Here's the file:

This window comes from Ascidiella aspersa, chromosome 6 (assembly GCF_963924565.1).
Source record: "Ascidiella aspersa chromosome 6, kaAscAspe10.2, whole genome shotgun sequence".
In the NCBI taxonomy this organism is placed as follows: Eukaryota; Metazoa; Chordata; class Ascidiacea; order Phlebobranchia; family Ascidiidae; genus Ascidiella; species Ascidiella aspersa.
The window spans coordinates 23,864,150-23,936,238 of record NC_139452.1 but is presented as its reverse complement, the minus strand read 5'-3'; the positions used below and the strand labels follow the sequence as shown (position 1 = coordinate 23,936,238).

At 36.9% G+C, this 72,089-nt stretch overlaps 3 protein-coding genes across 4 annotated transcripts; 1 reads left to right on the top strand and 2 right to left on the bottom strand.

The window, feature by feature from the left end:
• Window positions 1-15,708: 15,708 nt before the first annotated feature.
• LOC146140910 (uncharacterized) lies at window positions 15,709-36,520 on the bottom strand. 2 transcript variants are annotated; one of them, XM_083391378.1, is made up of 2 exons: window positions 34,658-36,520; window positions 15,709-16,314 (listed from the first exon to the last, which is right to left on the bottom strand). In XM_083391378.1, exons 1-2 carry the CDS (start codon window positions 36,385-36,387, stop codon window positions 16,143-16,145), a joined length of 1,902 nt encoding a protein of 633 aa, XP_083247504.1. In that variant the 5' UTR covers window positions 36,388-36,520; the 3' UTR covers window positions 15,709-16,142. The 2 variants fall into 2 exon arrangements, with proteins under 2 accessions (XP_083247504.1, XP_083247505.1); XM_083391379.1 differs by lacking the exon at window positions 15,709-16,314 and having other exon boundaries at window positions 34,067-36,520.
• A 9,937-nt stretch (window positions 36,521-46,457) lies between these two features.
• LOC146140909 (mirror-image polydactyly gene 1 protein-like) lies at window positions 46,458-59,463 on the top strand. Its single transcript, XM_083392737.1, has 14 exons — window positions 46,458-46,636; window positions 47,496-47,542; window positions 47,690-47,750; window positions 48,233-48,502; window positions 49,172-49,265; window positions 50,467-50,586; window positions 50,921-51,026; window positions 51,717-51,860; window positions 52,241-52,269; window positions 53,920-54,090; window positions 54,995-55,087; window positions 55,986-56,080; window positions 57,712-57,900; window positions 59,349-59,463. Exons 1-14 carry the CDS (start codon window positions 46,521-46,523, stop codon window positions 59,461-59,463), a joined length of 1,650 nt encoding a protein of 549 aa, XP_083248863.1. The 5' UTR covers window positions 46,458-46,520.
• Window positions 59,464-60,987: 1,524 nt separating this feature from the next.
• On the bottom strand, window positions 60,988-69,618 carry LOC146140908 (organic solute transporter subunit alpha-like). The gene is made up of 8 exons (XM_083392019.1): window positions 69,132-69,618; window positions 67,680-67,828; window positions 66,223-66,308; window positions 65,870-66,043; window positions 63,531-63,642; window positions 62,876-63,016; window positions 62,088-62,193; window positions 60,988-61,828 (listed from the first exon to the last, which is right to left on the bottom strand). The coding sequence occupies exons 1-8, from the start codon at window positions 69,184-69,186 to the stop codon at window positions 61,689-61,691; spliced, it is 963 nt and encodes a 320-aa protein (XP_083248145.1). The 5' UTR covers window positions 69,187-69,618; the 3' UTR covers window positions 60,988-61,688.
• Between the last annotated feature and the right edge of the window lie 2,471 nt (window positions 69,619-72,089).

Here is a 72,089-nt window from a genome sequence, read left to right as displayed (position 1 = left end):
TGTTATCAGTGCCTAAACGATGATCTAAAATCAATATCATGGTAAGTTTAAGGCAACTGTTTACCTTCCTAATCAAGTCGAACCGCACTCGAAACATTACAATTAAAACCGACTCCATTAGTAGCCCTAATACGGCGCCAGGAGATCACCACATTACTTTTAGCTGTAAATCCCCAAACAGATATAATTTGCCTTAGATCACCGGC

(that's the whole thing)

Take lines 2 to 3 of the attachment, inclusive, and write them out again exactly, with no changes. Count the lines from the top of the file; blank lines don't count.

Source record: "Ascidiella aspersa chromosome 6, kaAscAspe10.2, whole genome shotgun sequence".
In the NCBI taxonomy this organism is placed as follows: Eukaryota; Metazoa; Chordata; class Ascidiacea; order Phlebobranchia; family Ascidiidae; genus Ascidiella; species Ascidiella aspersa.